EP 33 — Democratizing Security and Implementing Change with Twilio’s Ariel Shin


In this episode of the Future of Application Security, Harshil speaks with Ariel Shin, Senior Product Security Engineer at Twilio, a company that provides businesses the tools to connect with customers through automated messaging. Ariel shares the story of how she implemented a democratized, centralized vulnerability management program at Twilio, which included conducting interviews to gauge the current state of vulnerability management, designing a new process that got everyone on the same page, getting buy-in by going on a roadshow across the company, and how they’re currently managing the program after rollout.

Topics discussed:

  • Ariel’s journey through Twilo’s acquisition of Segment, going from a culture of a few hundred developers to a few thousand building many different projects.
  • How Ariel designed and implemented a democratized, centralized vulnerability management process by getting buy-in from security, engineering, and leadership, and socializing the process.
  • The importance of a centralized vulnerability management process to reduce confusion and easily see all vulnerabilities in one place, and how to make risk everyone’s responsibility.
  • How, in order to uncover problems to address, Ariel interviewed security team members, developers, engineers, and other stakeholders, and created a flowchart of the current state of vulnerability management.
  • The necessity of approaching security holistically, and not thinking about security just in terms of the industries or silos created in an organization.
  • Identifying the pain points of an organization’s security approach, and how to use those pain points to articulate the change needed for an organization.
  • How Ariel rolled out the new vulnerability management program through a roadshow across the organization, articulating what the changes were and how they improved security to increase buy-in.
  • How Ariel and the security team created three dashboards so stakeholders could better understand their security posture: one for ticket triage, one for engineers to understand the tickets, and the third for leadership.

Guest Quotes: 

“So right now we’re focused on building application product security. That means building those foundational programs so we can scale our influence, and that includes threat model trainings, threat modeling. It includes using tooling like SAST and DAST, and edge scanning. And it also includes building those relationships with our stakeholders. So if that’s working with compliance teams, working with cloud security, we have a pretty broad approach to things as, how do we influence the developer to do the right thing? And anything that comes along with that, we’re involved in it.” (4:09)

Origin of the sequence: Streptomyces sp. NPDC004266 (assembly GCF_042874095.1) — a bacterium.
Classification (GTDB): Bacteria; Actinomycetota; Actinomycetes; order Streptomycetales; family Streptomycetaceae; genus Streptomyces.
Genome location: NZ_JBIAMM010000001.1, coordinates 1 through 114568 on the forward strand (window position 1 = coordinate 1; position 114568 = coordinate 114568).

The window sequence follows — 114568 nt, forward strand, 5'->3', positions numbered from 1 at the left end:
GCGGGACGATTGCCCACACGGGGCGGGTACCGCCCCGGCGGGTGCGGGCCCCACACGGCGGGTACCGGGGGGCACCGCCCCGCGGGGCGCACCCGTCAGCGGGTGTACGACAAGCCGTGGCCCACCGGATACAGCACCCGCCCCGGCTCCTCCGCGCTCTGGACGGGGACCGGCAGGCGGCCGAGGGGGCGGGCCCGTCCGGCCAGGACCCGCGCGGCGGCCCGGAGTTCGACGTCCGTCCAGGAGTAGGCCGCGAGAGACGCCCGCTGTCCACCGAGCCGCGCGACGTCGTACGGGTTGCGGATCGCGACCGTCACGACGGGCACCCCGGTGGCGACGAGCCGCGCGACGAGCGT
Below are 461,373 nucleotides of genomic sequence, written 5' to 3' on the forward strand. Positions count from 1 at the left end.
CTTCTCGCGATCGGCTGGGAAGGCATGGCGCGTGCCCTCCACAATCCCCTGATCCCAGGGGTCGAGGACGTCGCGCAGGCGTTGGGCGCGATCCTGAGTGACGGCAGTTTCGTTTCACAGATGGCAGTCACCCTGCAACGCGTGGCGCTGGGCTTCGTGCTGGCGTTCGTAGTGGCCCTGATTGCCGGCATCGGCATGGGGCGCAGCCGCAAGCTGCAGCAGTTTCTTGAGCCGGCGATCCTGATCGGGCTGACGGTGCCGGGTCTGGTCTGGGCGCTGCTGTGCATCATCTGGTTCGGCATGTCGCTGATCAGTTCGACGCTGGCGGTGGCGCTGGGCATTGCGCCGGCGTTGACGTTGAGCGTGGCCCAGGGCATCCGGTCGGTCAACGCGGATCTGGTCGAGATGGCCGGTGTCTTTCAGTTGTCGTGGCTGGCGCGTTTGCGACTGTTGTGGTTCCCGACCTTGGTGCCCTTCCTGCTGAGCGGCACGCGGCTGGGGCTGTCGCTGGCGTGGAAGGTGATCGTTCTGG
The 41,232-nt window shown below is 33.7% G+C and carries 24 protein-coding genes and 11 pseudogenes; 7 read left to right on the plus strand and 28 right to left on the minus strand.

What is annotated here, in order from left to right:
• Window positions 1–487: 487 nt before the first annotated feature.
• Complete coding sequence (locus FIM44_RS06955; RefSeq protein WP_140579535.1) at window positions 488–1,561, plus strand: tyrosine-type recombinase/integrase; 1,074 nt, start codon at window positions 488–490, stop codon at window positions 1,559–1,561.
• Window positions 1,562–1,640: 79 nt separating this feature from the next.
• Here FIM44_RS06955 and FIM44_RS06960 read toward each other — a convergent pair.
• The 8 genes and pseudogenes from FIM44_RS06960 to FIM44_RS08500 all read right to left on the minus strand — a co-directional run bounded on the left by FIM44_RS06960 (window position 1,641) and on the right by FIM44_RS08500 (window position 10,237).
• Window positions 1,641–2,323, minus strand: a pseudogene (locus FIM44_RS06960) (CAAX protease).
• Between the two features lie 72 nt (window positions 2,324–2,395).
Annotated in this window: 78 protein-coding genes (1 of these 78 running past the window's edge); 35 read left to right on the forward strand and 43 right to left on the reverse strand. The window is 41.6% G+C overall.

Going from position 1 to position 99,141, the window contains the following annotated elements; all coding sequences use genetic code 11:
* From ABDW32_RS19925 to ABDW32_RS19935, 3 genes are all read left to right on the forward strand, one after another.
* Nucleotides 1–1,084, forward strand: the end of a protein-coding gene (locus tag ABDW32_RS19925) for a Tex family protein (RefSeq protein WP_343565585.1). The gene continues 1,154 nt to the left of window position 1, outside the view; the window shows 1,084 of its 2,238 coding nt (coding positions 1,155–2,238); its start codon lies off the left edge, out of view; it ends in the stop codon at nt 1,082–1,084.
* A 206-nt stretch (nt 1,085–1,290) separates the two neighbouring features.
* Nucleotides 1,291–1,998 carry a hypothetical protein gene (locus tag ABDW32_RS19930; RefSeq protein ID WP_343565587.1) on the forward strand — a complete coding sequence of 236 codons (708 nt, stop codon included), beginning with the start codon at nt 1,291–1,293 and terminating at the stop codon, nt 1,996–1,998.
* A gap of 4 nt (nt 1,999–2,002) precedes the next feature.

“We should have a unified front when it comes to working with engineers, because part of this experience is a whole experience. It’s not, do XYZ for cloud security, do ABC for product security, and then another team will then pool your time. That’s an engineer. They’re thinking about security very broadly, not in terms of these industries that we have created within security.” (14:03)

“So that’s really important for when you’re looking holistically at the program and the vulnerabilities, you want to know what your top ten risks are. I don’t want to just solve tickets and not ever see an end in sight or be able to pull meaningful insights from the findings we’re seeing. I want to see, What is our number one vulnerability type. Is it broken access control? Is it SQL injection? Is it cross-site scripting? Because a lot of times the OWASP Top Ten doesn’t reflect your organization’s reality.” (18:10)

“It provided just a really great opportunity for us to connect with our developers and to build that relationship a little bit. And beyond that, many leaders knew about it. Since we prioritized breadth, many leaders were in the know. And so I always tell people that we took a bottoms-up and a tops-down approach, because we did go to the leaders. We had buy-in from the security leadership side. So security leadership was really influencing engineering leadership and telling them, we do have to focus this year on our P0s and our P1s. We don’t want any of them to be out of SLA. So we’re going to take these steps to ensure that we have this operational excellence across the company.” (33:30)

“So we have this concept of BISOs, which are Business Information Security Officers. They’re kind of like CISOs for a specific business unit. They’ll go in with their partners —  they’ve already built this great relationship because they focus on other things beyond just the vulnerability management metrics. They talk through long-standing security problems, the goal of the security for their program, their roadmaps. We also have this thing called non-negotiables, which are kind of non-negotiables for your team to have. And so they’re already having those conversations.” (39:26)

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